Medical school education costs

Citing concerns about the “overwhelming financial debt” facing graduates, N.Y.U. School of Medicine recently announced it would cover the tuition of its medical students, regardless of merit or need.

School officials have become increasingly worried that students burdened by steep debt are pursuing top-paying specialties rather than careers in family medicine, pediatrics, and research. N.Y.U.’s decision may spur other top medical schools to follow suit.

What are your thoughts related to tuition free education? 

You can find below what the M3 Global Research community answered to this question.

By registering with M3 Global Research you will receive the Monthly Pulse directly to your inbox and you will be able to give your opinion about relevant healthcare related issue and compare your thoughts with your colleagues around the World.

Challenges related to the globalisation of medical education

The new global medical education system, marked by its growing size and complexity, has led to greater concerns about quality assurance of individual graduates and their educational programs.

Assuring a quality medical education varies considerably from country to country, as do training standards. Traditionally there have been two ways to assure quality, assessment of the individual practitioner (e.g., licensure examinations) and accreditation of a school or educational program.

The globalisation of the medical workforce and evidence that suggests that foreign medical graduates perform more poorly on standardized exams than graduates from local schools is leading to an interest in more uniform ways to conduct each quality assurance process.

You can find below what the M3 Global Research community answered to this question.

By registering with M3 Global Research you will receive the Monthly Pulse directly to your inbox and you will be able to give your opinion about relevant healthcare related issue and compare your thoughts with your colleagues around the World.

medical education

Artificial intelligence in healthcare

Artificial intelligence tools and inexpensive diagnostic software could soon become as essential to physicians as the stethoscope was in the past. AI can be sliced and diced many different ways and will change the role of physicians in the future.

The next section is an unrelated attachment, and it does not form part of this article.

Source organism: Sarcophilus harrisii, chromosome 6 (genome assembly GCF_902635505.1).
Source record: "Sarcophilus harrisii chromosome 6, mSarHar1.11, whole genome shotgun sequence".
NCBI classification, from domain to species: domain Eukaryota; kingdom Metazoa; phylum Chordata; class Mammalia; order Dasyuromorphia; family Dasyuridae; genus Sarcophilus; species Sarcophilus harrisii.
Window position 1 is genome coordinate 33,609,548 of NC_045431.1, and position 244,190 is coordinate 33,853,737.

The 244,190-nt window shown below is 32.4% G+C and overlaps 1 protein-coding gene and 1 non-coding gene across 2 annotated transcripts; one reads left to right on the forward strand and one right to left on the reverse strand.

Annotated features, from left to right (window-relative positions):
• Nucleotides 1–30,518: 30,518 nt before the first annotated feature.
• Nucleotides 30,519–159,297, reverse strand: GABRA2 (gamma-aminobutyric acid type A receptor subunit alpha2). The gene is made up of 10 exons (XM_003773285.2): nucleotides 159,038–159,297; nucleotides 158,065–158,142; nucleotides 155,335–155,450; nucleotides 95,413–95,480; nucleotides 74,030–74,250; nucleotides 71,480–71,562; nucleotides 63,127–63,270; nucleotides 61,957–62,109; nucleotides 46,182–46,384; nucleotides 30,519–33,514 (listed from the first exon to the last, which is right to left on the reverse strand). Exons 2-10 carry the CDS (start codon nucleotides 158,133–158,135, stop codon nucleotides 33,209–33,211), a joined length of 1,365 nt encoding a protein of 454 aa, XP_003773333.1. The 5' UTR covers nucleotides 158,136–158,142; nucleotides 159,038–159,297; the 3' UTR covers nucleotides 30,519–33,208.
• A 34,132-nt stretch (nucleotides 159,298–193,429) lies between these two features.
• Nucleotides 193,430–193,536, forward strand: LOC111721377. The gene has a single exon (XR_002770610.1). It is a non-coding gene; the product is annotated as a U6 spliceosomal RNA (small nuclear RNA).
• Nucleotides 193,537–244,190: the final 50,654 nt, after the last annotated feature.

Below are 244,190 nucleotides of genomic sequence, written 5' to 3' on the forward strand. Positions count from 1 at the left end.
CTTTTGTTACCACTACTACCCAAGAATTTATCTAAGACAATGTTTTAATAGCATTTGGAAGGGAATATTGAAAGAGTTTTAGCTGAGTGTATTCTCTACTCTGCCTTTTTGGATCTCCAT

In addition to altering the function of physicians, two AI approaches currently available, natural-language processing and real-time machine learning, could radically improve physician performance.

“Natural-language processing” helps computers understand and interpret human speech and writing. The software allows computers to review thousands electronic medical records and illuminate the best steps to evaluate and manage patients with multiple illnesses.

The second approach, “Real-time machine learning”, involves using computers to watch and learn from doctors at work. These computers record and analyze how the best physicians achieve superior outcomes.

One of the biggest barriers of AI use in medicine is a culture that often values doctor intuition over evidence-based solutions. While the timing may be unclear, AI will disrupt healthcare landscape.

You can find below what the M3 Global Research community answered to this question.

By registering with M3 Global Research you will receive the Monthly Pulse directly to your inbox and you will be able to give your opinion about relevant healthcare related issue and compare your thoughts with your colleagues around the World.

artificial intelligence

artificial intelligence

Regulation and protection of medical data

While phrases like data encryption and cyberattack were not a part of our collective vocabulary until recently, such large scale data breaches, like those that occurred at Yahoo and Uber, have brought the issue to the forefront. A few of these breaches standout from the rest, but all are costly in terms of the compromised user data and the financial ramifications.

You can find below what the M3 Global Research community answered to this question.